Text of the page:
Randomized, Double-Blind, Split-Face Study Evaluating Fractional Ablative Erbium:YAG Laser-Mediated Trans-Epidermal Delivery of Cosmetic Actives and a Novel Acoustic Pressure Wave Ultrasound Technology for the Treatment of Skin Aging, Melasma, and Acne Scars
November 2015 | Volume 14 | Issue 11 | Original Article | 1191 | Copyright © 2015
Macrene Alexiades MD PhDa,b
aAssociate Clinical Professor Yale University School of Medicine
bFounder and Director, Dermatology and Laser Surgery Center, New York, NY
BACKGROUND: Fractional laser resurfacing enhances trans-epidermal delivery (TED), however laser penetration depths >250- μm fail to substantively increase drug delivery.
AIM: Evaluate the safety and efficacy of a novel acoustic pressure wave ultrasound device following fractional ablative Er:YAG 2940-nm laser (FELR) and topical agents for rhytids, melasma, and acne scars.
STUDY DESIGN: Randomized, blinded, parallel group split-face side-by-side, controlled study evaluating FELR and topical anti-aging and anti-pigment agents to entire face succeeded by ultrasound to randomized side. Fifteen subjects were enrolled to three treatment arms:rhytids, melasma, and acne scars. Two monthly treatments were administered with 1, 3, and 6 month follow-up. Efficacy was assessed by Comprehensive Grading Scale of Rhytids, Laxity, and Photoaging by Investigator and two blinded physician evaluators. Subject assessments, digital photographs, and reflectance spectroscopic analyses were obtained.
RESULTS: Rhytid severity was reduced from a mean of 3.25 to 2.60 on the 4-point grading scale. Spectrophotometric analysis demonstrated increases in lightness (L*) and reductions in redness (a*) and pigment (b*), with greater improvements on the ultrasound side as compared to FELR and topicals alone. Moderate erythema post-treatment resolved in 7 days and no serious adverse events were observed.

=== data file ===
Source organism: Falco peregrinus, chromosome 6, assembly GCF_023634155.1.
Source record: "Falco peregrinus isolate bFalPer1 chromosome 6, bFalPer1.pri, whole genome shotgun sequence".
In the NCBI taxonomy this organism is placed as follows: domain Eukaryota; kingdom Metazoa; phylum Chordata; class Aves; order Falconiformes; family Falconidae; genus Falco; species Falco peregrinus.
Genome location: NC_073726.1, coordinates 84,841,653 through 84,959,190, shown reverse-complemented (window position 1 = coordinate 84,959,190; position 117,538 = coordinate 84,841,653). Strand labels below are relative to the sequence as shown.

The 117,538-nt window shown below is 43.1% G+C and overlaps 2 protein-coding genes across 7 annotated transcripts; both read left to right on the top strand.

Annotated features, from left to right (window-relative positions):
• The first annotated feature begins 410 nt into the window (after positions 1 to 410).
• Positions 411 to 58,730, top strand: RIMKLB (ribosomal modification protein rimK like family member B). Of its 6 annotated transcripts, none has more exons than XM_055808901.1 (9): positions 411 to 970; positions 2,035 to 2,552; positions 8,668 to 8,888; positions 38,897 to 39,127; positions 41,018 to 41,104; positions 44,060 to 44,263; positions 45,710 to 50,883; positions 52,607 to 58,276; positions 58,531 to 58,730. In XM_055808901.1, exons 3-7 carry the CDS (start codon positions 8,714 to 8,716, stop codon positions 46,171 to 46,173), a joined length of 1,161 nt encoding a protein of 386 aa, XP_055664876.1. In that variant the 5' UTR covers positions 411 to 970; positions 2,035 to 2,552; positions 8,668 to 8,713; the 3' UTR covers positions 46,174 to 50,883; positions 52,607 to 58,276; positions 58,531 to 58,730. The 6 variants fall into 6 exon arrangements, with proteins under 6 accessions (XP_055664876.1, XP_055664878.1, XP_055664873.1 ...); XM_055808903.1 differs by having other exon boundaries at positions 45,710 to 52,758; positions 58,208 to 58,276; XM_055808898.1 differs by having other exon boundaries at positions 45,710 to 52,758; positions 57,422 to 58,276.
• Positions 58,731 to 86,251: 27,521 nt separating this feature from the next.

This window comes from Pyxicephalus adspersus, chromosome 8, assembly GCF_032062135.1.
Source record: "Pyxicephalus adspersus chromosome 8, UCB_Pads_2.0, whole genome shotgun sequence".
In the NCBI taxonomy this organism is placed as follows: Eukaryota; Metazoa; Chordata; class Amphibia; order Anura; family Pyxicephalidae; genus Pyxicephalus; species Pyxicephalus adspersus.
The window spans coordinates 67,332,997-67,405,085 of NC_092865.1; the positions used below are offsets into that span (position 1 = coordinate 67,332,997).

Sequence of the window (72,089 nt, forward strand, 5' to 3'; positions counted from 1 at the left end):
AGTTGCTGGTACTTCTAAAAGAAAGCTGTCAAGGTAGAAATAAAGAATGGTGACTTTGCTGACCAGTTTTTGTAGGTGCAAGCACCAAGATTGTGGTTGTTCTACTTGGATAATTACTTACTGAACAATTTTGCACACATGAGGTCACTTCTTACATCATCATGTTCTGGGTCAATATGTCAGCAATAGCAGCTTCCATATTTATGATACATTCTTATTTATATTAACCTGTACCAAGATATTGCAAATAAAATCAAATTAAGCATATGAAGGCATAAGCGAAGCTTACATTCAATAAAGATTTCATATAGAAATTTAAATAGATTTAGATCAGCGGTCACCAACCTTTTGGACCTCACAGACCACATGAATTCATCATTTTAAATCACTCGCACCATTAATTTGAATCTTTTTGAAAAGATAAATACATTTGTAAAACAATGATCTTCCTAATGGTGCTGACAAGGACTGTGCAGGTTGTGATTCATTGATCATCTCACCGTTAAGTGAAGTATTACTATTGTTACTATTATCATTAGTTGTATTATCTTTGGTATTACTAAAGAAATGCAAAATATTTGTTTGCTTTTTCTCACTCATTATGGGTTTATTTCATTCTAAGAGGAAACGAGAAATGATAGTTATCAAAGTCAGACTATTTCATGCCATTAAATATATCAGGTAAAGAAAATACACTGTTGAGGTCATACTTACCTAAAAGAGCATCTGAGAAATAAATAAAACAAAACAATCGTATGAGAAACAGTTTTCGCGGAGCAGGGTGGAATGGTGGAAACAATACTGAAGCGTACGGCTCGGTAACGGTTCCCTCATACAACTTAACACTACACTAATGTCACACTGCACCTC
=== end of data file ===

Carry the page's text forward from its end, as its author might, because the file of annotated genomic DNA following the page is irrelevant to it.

CONCLUSION: In this randomized, paired split-face clinical study, FELR-facilitated TED of topical anti-aging actives with ultrasound treatment is safe and effective with improvement in rhytids, melasma, and acne scars. Statistically significant greater improvement in pigment levels was observed on the ultrasound side as compared to FELR-TED and topical agents alone.
J Drugs Dermatol. 2015;14(11):1191-1198.
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Recent research has focused upon the use of fractional laser resurfacing to augment topical drug delivery.1 The main barrier to attaining appreciable clinical results with topical therapy has been the stratum corneum, which blocks the majority of compounds from entering the skin, allowing only smaller (<500 Da) lipophilic molecules to slowly enter.2 In the past, attempts to boost topical compound delivery have included chemical and physical approaches, such as nanocarriers, penetrants, microneedling, electroporation, chemical peeling and stratum corneum stripping. Recently, research has focused upon the use of fractional laser resurfacing to create microscopic channels through the stratum corneum and epidermis to a desired depth to increase topical agent delivery.
An ideal candidate for generating controlled perforations and creating passages of trans-epidermal delivery (TED) for cosmeceuticals is the fractional Er:YAG 2940-nm laser, which is efficiently absorbed by water molecules and may be used to precisely ablate the epidermis to a desired depth with minimal thermal injury.3 Fractional Er:YAG-mediated TED has been used to enhance delivery of analgesics,4,5, narcotics,6 anesthetics, 7 methotrexate,8 imiquimod,9 and aminolevulinic acid for photodynamic therapy.10 Thus, a number of published reports demonstrate the use of fractional Er:YAG laser to facilitate topical delivery of active compounds into the skin.
The degree of drug delivery enhancement following fractional laser is limited by several factors. A systematic histological study demonstrated that while laser fluence was directly proportional to pore depth, it did not directly correlate with drug uptake.11 Bachav and colleagues showed that low energies of fractional Er:YAG laser ranging from 4.5-13.6 J/cm2 resulted